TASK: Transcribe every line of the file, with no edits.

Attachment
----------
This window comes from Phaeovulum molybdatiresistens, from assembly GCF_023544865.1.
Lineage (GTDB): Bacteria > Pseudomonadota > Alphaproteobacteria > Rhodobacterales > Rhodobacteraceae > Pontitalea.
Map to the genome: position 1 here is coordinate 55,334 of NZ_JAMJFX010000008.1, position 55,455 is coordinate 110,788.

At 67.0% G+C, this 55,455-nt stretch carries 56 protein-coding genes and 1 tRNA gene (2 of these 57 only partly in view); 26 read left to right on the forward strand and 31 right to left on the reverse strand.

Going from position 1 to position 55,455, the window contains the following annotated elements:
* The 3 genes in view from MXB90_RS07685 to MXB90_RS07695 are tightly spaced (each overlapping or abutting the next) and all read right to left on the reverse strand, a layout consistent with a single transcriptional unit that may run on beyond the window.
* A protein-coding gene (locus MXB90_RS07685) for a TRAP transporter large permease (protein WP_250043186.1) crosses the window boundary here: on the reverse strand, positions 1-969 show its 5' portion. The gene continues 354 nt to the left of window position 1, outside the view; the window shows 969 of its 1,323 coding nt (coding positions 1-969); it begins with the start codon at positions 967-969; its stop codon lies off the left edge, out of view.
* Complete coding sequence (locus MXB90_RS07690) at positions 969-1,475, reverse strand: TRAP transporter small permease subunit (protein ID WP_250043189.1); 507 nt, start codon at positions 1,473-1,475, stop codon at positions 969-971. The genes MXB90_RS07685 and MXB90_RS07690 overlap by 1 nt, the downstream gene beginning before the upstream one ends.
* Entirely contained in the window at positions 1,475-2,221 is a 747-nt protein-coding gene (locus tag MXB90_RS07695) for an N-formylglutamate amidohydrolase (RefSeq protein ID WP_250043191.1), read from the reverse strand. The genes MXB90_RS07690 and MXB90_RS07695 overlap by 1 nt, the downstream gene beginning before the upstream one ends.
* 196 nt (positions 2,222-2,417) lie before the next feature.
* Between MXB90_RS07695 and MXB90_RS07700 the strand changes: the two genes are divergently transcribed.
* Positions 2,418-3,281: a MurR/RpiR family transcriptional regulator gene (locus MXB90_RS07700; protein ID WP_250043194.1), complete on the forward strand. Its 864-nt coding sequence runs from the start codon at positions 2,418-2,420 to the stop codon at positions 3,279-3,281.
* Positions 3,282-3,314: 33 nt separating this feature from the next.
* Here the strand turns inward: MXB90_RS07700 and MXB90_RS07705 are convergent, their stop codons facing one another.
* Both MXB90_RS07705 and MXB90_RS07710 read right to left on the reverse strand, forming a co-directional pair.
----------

This window comes from Phaeovulum molybdatiresistens, from assembly GCF_023544865.1.
Lineage (GTDB): Bacteria > Pseudomonadota > Alphaproteobacteria > Rhodobacterales > Rhodobacteraceae > Pontitalea.
Map to the genome: position 1 here is coordinate 55,334 of NZ_JAMJFX010000008.1, position 55,455 is coordinate 110,788.

At 67.0% G+C, this 55,455-nt stretch carries 56 protein-coding genes and 1 tRNA gene (2 of these 57 only partly in view); 26 read left to right on the forward strand and 31 right to left on the reverse strand.

Going from position 1 to position 55,455, the window contains the following annotated elements:
* The 3 genes in view from MXB90_RS07685 to MXB90_RS07695 are tightly spaced (each overlapping or abutting the next) and all read right to left on the reverse strand, a layout consistent with a single transcriptional unit that may run on beyond the window.
* A protein-coding gene (locus MXB90_RS07685) for a TRAP transporter large permease (protein WP_250043186.1) crosses the window boundary here: on the reverse strand, positions 1-969 show its 5' portion. The gene continues 354 nt to the left of window position 1, outside the view; the window shows 969 of its 1,323 coding nt (coding positions 1-969); it begins with the start codon at positions 967-969; its stop codon lies off the left edge, out of view.
* Complete coding sequence (locus MXB90_RS07690) at positions 969-1,475, reverse strand: TRAP transporter small permease subunit (protein ID WP_250043189.1); 507 nt, start codon at positions 1,473-1,475, stop codon at positions 969-971. The genes MXB90_RS07685 and MXB90_RS07690 overlap by 1 nt, the downstream gene beginning before the upstream one ends.
* Entirely contained in the window at positions 1,475-2,221 is a 747-nt protein-coding gene (locus tag MXB90_RS07695) for an N-formylglutamate amidohydrolase (RefSeq protein ID WP_250043191.1), read from the reverse strand. The genes MXB90_RS07690 and MXB90_RS07695 overlap by 1 nt, the downstream gene beginning before the upstream one ends.
* 196 nt (positions 2,222-2,417) lie before the next feature.
* Between MXB90_RS07695 and MXB90_RS07700 the strand changes: the two genes are divergently transcribed.
* Positions 2,418-3,281: a MurR/RpiR family transcriptional regulator gene (locus MXB90_RS07700; protein ID WP_250043194.1), complete on the forward strand. Its 864-nt coding sequence runs from the start codon at positions 2,418-2,420 to the stop codon at positions 3,279-3,281.
* Positions 3,282-3,314: 33 nt separating this feature from the next.
* Here the strand turns inward: MXB90_RS07700 and MXB90_RS07705 are convergent, their stop codons facing one another.
* Both MXB90_RS07705 and MXB90_RS07710 read right to left on the reverse strand, forming a co-directional pair.